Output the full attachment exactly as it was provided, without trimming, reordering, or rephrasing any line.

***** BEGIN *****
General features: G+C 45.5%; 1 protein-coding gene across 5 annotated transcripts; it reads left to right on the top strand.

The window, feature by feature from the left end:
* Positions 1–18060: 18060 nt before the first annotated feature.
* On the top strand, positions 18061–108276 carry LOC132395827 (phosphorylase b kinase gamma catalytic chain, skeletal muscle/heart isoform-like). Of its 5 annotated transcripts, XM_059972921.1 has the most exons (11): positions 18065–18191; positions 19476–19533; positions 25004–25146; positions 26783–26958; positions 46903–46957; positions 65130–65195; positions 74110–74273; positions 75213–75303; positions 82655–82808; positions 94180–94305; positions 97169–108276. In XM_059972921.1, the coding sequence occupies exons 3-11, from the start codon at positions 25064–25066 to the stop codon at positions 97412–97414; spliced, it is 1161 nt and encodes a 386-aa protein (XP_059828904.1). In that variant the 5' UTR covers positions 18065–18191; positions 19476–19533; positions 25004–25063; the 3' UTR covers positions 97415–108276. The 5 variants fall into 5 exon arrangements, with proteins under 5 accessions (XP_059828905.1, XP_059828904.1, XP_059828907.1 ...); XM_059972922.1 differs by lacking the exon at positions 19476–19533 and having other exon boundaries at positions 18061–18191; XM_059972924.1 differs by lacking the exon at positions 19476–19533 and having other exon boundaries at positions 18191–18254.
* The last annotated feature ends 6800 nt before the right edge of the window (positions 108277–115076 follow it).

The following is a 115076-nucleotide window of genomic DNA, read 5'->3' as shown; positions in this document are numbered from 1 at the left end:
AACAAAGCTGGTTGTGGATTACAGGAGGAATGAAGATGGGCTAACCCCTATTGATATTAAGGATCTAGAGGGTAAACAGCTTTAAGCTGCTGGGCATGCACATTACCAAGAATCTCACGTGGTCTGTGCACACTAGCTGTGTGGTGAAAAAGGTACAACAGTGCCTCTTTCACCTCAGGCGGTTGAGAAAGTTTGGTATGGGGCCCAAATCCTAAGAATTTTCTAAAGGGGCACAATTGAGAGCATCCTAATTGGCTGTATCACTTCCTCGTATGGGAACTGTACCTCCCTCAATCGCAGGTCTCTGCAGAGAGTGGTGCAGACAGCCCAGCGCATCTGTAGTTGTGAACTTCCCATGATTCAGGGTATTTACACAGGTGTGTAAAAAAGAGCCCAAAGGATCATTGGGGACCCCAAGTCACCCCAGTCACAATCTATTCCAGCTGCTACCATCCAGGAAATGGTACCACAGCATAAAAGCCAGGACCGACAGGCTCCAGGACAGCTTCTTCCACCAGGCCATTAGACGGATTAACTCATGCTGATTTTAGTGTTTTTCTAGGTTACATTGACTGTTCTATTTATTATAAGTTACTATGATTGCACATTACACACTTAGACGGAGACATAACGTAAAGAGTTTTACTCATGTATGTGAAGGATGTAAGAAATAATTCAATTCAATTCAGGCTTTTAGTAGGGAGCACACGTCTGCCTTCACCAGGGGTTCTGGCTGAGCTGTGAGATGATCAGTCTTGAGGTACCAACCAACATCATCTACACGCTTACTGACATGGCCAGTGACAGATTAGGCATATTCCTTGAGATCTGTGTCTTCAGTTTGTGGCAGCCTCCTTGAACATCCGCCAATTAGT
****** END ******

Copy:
General features: G+C 45.5%; 1 protein-coding gene across 5 annotated transcripts; it reads left to right on the top strand.

The window, feature by feature from the left end:
* Positions 1–18060: 18060 nt before the first annotated feature.
* On the top strand, positions 18061–108276 carry LOC132395827 (phosphorylase b kinase gamma catalytic chain, skeletal muscle/heart isoform-like). Of its 5 annotated transcripts, XM_059972921.1 has the most exons (11): positions 18065–18191; positions 19476–19533; positions 25004–25146; positions 26783–26958; positions 46903–46957; positions 65130–65195; positions 74110–74273; positions 75213–75303; positions 82655–82808; positions 94180–94305; positions 97169–108276. In XM_059972921.1, the coding sequence occupies exons 3-11, from the start codon at positions 25064–25066 to the stop codon at positions 97412–97414; spliced, it is 1161 nt and encodes a 386-aa protein (XP_059828904.1). In that variant the 5' UTR covers positions 18065–18191; positions 19476–19533; positions 25004–25063; the 3' UTR covers positions 97415–108276. The 5 variants fall into 5 exon arrangements, with proteins under 5 accessions (XP_059828905.1, XP_059828904.1, XP_059828907.1 ...); XM_059972922.1 differs by lacking the exon at positions 19476–19533 and having other exon boundaries at positions 18061–18191; XM_059972924.1 differs by lacking the exon at positions 19476–19533 and having other exon boundaries at positions 18191–18254.
* The last annotated feature ends 6800 nt before the right edge of the window (positions 108277–115076 follow it).

The following is a 115076-nucleotide window of genomic DNA, read 5'->3' as shown; positions in this document are numbered from 1 at the left end:
AACAAAGCTGGTTGTGGATTACAGGAGGAATGAAGATGGGCTAACCCCTATTGATATTAAGGATCTAGAGGGTAAACAGCTTTAAGCTGCTGGGCATGCACATTACCAAGAATCTCACGTGGTCTGTGCACACTAGCTGTGTGGTGAAAAAGGTACAACAGTGCCTCTTTCACCTCAGGCGGTTGAGAAAGTTTGGTATGGGGCCCAAATCCTAAGAATTTTCTAAAGGGGCACAATTGAGAGCATCCTAATTGGCTGTATCACTTCCTCGTATGGGAACTGTACCTCCCTCAATCGCAGGTCTCTGCAGAGAGTGGTGCAGACAGCCCAGCGCATCTGTAGTTGTGAACTTCCCATGATTCAGGGTATTTACACAGGTGTGTAAAAAAGAGCCCAAAGGATCATTGGGGACCCCAAGTCACCCCAGTCACAATCTATTCCAGCTGCTACCATCCAGGAAATGGTACCACAGCATAAAAGCCAGGACCGACAGGCTCCAGGACAGCTTCTTCCACCAGGCCATTAGACGGATTAACTCATGCTGATTTTAGTGTTTTTCTAGGTTACATTGACTGTTCTATTTATTATAAGTTACTATGATTGCACATTACACACTTAGACGGAGACATAACGTAAAGAGTTTTACTCATGTATGTGAAGGATGTAAGAAATAATTCAATTCAATTCAGGCTTTTAGTAGGGAGCACACGTCTGCCTTCACCAGGGGTTCTGGCTGAGCTGTGAGATGATCAGTCTTGAGGTACCAACCAACATCATCTACACGCTTACTGACATGGCCAGTGACAGATTAGGCATATTCCTTGAGATCTGTGTCTTCAGTTTGTGGCAGCCTCCTTGAACATCCGCCAATTAGT